When planning a Pagan wedding it can be as similar as planning a traditional wedding or as complicated as recreating a medieval-style ceremony. For the most part, the ceremonies that I have performed have been simplistic in nature and following old religious traditions (which are not necessarily the thought of handfasting ceremony – although some choose to include this in their own ceremony).
Style of the Wedding
The first question I always ask is the style of the wedding. Is the style going to be simplistic or intricate? Most, as I have said, that I have performed have been simplistic. This, in essence, means that the couple would like to write their own vows based upon their personal spiritual beliefs.
There are a few things that I always insist upon. First, a large pillar white candle placed to the right with two single white candles burning and placed on a stand lower than the pillar candle prior to the bridge or groom entering the space. I insist on saging the area regardless of whether it is indoors or outdoors and create a sacred space with a doorway opening where the bride will enter within.
After the bride enters and vows are exchanged (and prior to handfasting if that is to be part of the ceremony) I ask the bride and groom to each take one of the smaller candles and light the pillar one together representing their unity in pure form.
The words spoken vary from Priestess to Priestess and couple to couple.
A typical ceremony for me would be as follows:
Leading the procession of the bridesmaids through the door into the sacred circle where the groom already waited speaking, “We approach the sacred moment, with hearts and minds and flesh and bone.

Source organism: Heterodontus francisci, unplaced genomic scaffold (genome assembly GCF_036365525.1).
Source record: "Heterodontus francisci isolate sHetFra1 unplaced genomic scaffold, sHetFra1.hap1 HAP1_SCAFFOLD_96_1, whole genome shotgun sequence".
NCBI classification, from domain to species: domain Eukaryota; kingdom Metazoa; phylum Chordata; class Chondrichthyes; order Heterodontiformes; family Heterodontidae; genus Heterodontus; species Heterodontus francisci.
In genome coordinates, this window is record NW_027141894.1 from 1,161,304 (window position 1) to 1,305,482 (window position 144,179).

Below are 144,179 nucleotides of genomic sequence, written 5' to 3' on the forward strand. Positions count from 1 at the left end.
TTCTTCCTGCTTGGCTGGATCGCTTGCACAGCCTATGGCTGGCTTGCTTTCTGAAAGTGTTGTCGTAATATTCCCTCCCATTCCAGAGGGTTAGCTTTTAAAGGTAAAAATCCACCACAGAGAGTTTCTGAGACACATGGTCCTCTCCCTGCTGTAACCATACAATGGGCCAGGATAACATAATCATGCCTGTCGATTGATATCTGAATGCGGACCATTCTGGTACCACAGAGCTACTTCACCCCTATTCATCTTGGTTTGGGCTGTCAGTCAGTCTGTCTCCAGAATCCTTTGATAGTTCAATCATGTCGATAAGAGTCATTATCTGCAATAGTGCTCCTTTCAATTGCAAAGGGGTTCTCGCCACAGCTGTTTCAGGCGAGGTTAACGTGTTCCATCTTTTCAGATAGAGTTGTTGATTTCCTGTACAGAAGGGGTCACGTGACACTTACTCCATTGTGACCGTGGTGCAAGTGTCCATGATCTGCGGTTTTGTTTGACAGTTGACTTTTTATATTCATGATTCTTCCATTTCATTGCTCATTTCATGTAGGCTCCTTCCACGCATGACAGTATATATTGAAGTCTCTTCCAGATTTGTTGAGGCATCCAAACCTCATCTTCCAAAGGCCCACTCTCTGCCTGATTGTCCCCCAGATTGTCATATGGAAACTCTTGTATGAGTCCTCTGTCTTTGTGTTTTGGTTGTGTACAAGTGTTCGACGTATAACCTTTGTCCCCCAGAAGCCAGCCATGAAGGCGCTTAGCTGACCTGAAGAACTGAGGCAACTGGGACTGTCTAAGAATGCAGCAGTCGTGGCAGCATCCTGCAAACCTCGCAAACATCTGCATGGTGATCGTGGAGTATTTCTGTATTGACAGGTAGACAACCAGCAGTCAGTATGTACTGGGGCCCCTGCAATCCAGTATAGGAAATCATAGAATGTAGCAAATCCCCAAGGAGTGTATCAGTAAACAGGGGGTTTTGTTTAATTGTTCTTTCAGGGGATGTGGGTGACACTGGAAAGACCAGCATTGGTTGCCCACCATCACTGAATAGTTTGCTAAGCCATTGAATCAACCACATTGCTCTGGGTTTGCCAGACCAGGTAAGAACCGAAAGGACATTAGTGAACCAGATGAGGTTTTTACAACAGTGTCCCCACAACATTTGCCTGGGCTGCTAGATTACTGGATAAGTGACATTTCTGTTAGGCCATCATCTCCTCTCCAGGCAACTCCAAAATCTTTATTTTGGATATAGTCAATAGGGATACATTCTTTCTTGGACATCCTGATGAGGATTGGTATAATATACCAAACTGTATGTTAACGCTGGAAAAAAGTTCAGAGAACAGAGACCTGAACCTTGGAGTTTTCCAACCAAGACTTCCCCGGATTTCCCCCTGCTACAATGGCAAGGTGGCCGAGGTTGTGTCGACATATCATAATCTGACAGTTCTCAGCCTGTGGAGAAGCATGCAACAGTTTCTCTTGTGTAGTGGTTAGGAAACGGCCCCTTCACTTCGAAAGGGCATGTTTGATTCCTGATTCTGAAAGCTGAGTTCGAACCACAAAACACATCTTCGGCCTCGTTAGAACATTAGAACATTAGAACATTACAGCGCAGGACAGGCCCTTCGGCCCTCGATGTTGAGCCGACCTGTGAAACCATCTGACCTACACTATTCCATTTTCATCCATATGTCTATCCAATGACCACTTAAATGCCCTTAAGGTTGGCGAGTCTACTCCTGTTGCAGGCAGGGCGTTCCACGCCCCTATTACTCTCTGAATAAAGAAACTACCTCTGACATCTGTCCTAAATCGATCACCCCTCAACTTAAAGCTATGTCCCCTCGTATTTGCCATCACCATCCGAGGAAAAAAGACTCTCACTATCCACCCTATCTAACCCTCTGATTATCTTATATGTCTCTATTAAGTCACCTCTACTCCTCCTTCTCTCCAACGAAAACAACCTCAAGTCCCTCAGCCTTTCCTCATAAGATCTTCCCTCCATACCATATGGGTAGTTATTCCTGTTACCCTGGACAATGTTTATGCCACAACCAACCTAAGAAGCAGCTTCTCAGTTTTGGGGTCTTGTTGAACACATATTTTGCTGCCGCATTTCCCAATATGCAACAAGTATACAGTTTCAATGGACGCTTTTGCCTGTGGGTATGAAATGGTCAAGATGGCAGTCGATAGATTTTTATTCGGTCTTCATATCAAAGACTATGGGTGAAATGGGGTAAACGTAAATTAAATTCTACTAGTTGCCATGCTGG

Join us now in ways of old as we gather here before the Ancient Ones on this occasion.” At this point if outside I would start a small kindling fire and if inside a small charcoal sage bowl. “I kindle the sacred fire in wisdom. Love and power, sacred fires burn within us all.” Many times I will add sweet grass to the fire as well here.
Cleansing the Bride and Groom
Without reciting all of what is said, a small branch or feather is used to cleanse both the bride and groom with the fire. I would ask if each had a token for the other. Sometimes this is a ring, although I have seen many different tokens used here as well. The Ancient Ones are called upon to witness and bless the water (some prefer wine – I prefer water) and each sharing a sip of the water while words of water’s impact upon life are shared.
Thanks are given before both exchange vows and accept the others vows. After the vows are exchanged (and rings if is the case), I ask each to repeat their spiritual vows as well. For example: “In the name of the Ancient One, I pledge thee my ‘cara’ love and to cherish thee through all lifetimes, for even if our paths should later diverge, I will always be thy true friend, to love you, and lend you aid and protection. By the power of the starry mills of heave and beyond the imaginable reaches of time and knowledge, I wish it to be so.”
At this point, I then perform a handfasting ceremony if that is also the wish. Ending with something to the effect of “In the eyes of the folk, in the light of the spirits who are witness to this rite, and by the powers vested in me by the Ancient Ones and the State of __________ I now proclaim you as joined as one. The two are one, the work of joy is done. Yet it has only begun. You may kiss your bride.
This is truly only the briefest of sketches of a wedding planner. A Pagan ceremony can be steeped in as much tradition and lore as any may wish. It can be a recreation complete with costumes of the Renaissance or as simple as a white cotton shift such as a humble joining. It truly is up to those who wish to be joined as one.